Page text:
A senior lecturer at the University of Ghana Business School, Dr Richard Boateng has advised lecturers in the country’s tertiary institutions to take steps to upgrade their knowledge in social media technology in order to teach effectively.
Dr Richard Boateng warned that current developments in Information Communication Technology (ICT) have caught on well with students to the extent that it will be very difficult to use old teaching methods for effective teaching today.
The University of Ghana Business School lecturer gave the advice during a presentation under the theme: Education in Africa – The role of tertiary institutions at the maiden Google Education VC and CIO (Vice Chancellor and Chief Information Officer) Summit for VC and CIO of the country’s tertiary institutions.
The two-day programme is the initiative of Google Ghana. It is under itsGoogle Apps Supporting Programs and it is aimed at teaching VCs and CIOs how to use technology to improve education.
Speaking in an interview with Myjoyonline.com Dr Richard Boateng observed that while the use of social media may not be applicable to all courses currently being pursued at the tertiary level it is very easy to apply it to all internet based courses like internet marketing and mobile commerce.
He was of the view that “Some institutions can take a phase base approach where we can say that all first year students who are registering now lecturers who are teaching them should try to use some form of technology to enhance their teaching.”
When that is done, he added, "by the time they are in the fourth year almost all their courses has been taught through or aided with technology.”
The Chiang Mai Rajabhat University (CMRU), Thailand invited Dr. Richard Boateng as a guest speaker to the 2012 CMRU Management Learning Exchange Forum. The management forum was under the auspices of the Faculty of Management Sciences, CMRU.
The 2012 CMRU Management Learning Exchange Forum was themed “From Local to Global: Applying Management Information Systems to Local Businesses”. The objective of the learning exchange forum was to explore how new and emerging technologies can internationalize local businesses in developing economies. It was a place for discourse and debate on novel approaches to building global businesses through new and emerging technologies. The 2012 CMRU Management Learning Exchange Forum was hosted at the Faculty of Management Sciences, CMRU, from 23 to 30 June, 2012. Participants comprised of technology and management experts, academics and research students.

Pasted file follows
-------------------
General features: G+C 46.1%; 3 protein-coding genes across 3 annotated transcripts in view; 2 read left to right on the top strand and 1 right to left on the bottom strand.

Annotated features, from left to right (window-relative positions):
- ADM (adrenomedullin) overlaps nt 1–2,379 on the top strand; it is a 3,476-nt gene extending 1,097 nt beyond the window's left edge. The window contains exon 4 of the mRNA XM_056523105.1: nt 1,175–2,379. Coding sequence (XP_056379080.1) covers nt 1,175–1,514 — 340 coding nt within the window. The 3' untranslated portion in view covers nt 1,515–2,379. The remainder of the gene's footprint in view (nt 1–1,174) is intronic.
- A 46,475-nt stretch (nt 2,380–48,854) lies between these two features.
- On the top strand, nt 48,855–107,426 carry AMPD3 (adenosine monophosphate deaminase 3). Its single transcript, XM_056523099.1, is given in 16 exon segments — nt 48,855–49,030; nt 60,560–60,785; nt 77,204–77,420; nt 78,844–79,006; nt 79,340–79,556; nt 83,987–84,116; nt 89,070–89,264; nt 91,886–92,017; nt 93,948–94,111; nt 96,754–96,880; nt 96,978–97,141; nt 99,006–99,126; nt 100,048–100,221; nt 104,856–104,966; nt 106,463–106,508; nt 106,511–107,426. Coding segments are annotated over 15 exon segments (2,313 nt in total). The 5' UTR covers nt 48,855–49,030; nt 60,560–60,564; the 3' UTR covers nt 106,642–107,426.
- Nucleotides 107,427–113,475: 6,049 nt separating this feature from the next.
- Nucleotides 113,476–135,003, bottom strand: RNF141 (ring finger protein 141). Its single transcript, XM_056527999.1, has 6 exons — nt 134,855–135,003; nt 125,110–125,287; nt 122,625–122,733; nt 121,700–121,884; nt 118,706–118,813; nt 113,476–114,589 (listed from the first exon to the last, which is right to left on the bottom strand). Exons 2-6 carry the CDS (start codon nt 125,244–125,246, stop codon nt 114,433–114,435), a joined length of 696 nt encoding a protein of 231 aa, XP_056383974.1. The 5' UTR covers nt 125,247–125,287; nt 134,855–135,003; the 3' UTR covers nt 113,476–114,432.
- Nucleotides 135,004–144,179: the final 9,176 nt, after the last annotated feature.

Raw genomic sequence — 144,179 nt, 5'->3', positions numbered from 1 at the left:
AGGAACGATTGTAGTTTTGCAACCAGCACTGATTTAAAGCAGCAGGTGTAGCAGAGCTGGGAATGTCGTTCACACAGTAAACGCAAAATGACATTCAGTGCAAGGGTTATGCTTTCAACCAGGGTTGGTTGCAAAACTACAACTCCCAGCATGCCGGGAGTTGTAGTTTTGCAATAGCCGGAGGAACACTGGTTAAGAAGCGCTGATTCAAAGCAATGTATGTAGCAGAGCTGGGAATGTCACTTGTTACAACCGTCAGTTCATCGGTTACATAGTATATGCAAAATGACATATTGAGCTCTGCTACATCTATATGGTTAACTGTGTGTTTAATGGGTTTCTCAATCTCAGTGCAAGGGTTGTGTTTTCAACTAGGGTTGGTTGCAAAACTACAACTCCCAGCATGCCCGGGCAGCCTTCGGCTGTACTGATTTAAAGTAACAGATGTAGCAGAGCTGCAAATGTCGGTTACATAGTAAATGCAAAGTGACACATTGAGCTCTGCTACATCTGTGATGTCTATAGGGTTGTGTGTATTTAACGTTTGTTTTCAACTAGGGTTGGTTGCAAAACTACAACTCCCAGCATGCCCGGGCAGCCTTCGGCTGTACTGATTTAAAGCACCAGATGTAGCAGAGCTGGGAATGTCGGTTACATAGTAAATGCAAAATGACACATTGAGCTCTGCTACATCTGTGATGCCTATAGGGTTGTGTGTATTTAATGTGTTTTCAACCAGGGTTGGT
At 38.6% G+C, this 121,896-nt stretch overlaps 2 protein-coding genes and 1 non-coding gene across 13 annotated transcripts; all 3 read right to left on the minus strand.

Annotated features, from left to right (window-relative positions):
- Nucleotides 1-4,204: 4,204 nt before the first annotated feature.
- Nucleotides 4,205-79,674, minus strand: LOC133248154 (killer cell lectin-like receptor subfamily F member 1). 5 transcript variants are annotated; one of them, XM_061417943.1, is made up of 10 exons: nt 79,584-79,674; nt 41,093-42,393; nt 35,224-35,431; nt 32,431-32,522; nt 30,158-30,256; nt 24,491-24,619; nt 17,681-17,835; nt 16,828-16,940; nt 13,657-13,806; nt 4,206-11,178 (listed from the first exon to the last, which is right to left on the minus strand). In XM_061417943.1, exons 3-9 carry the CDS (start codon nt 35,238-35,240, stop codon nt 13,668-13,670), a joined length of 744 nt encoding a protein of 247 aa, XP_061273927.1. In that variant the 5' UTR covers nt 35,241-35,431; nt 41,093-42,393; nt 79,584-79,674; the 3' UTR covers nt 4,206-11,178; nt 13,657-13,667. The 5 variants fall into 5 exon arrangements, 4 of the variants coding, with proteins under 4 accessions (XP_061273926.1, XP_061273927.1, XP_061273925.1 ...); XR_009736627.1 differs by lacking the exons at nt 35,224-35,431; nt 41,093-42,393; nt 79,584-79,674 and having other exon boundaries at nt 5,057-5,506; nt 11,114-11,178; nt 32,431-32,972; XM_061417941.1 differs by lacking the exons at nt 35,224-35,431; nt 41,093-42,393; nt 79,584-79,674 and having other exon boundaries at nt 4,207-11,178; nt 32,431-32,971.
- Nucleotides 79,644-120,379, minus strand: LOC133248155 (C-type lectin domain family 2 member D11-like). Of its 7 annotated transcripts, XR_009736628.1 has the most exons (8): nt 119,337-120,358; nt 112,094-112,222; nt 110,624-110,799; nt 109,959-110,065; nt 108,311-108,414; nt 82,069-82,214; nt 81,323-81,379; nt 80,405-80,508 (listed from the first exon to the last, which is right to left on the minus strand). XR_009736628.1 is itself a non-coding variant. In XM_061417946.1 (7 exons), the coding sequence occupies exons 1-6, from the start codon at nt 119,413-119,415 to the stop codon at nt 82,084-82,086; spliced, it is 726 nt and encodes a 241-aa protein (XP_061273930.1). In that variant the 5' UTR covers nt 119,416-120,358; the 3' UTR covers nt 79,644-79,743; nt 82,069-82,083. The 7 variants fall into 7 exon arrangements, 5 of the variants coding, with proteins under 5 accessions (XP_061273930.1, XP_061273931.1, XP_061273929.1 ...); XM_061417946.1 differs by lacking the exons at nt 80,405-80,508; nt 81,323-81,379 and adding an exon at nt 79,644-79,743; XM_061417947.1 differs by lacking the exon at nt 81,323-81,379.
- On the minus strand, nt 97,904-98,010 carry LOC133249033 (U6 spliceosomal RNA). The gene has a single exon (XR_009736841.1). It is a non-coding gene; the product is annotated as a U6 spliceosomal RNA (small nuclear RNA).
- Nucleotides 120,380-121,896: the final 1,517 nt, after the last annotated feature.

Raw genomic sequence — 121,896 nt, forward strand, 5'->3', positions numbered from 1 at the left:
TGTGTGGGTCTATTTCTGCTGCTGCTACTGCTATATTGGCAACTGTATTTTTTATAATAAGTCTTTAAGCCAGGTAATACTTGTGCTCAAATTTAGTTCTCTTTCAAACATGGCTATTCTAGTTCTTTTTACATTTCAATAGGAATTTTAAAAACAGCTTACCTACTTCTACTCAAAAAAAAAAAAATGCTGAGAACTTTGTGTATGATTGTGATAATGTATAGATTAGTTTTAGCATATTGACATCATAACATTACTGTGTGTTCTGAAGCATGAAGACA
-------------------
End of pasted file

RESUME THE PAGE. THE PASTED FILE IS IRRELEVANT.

Forum on Local Businesses to Global Business
This forum sought to explore how information systems play a key role in expanding the reach of local businesses and turning them into global businesses. Experts in academia and business gave an exposition on how businesses in Thailand and other Asian countries are leveraging information technology. They also explained how it was influencing teaching technology and business in the University. It was learnt that the top two technology and business jobs were: enterprise technology, and multimedia and animation. In relation, Dr. Boateng also spoke about how Ghanaian firms are leveraging the internet for business. He also explained the challenges of Ghanaian business and how the University of Ghana Business School is addressing the challenges through research and teaching.
Collaborators: Richard Boateng, Longe Olumide, Robert Stepehen Isabalija and Joseph Budu
This paper investigates the prevalence of cybercrimes (called ‘sakawa’) in Ghana and examines its forms and implications. Using qualitative approach, we explore efforts by organizations and government agencies in Ghana towards curtailing cybercrimes in terms of apprehension, prosecution, reporting, and law enforcement. Findings from our research showed that although awareness of cyber crime is on the increase, the crimes mostly go unreported. The Ghana Police Service which is the organ of government responsible for arresting and prosecuting cyber criminals also lack the technical know-how and adequate legal support to effectively discharge their duties.
We recommend that a multi-stakeholder effort and appropriate technical training for the Police and supportive legislation are required. For online financial transactions, developing strategies which incorporate offline business qualification requirements may be the necessary starting point. Since the perpetrators are young and have some degree of technical competence to commit computer-related crimes. This brings to question the need for appropriate youth development programs which utilize their technical competencies. In future research, we will explore how social theories in criminology can assist in understanding the behavior and intention of both the victim and perpetrators in cyber crime.
Reference: Boateng. R., Longe, O., Isabalija, R.S. and Budu, J. (2011) ‘SAKAWA’ - The Forms of Cyber Crime in Ghana, Journal of Information Technology Impact, 11(2), pp. 85-100.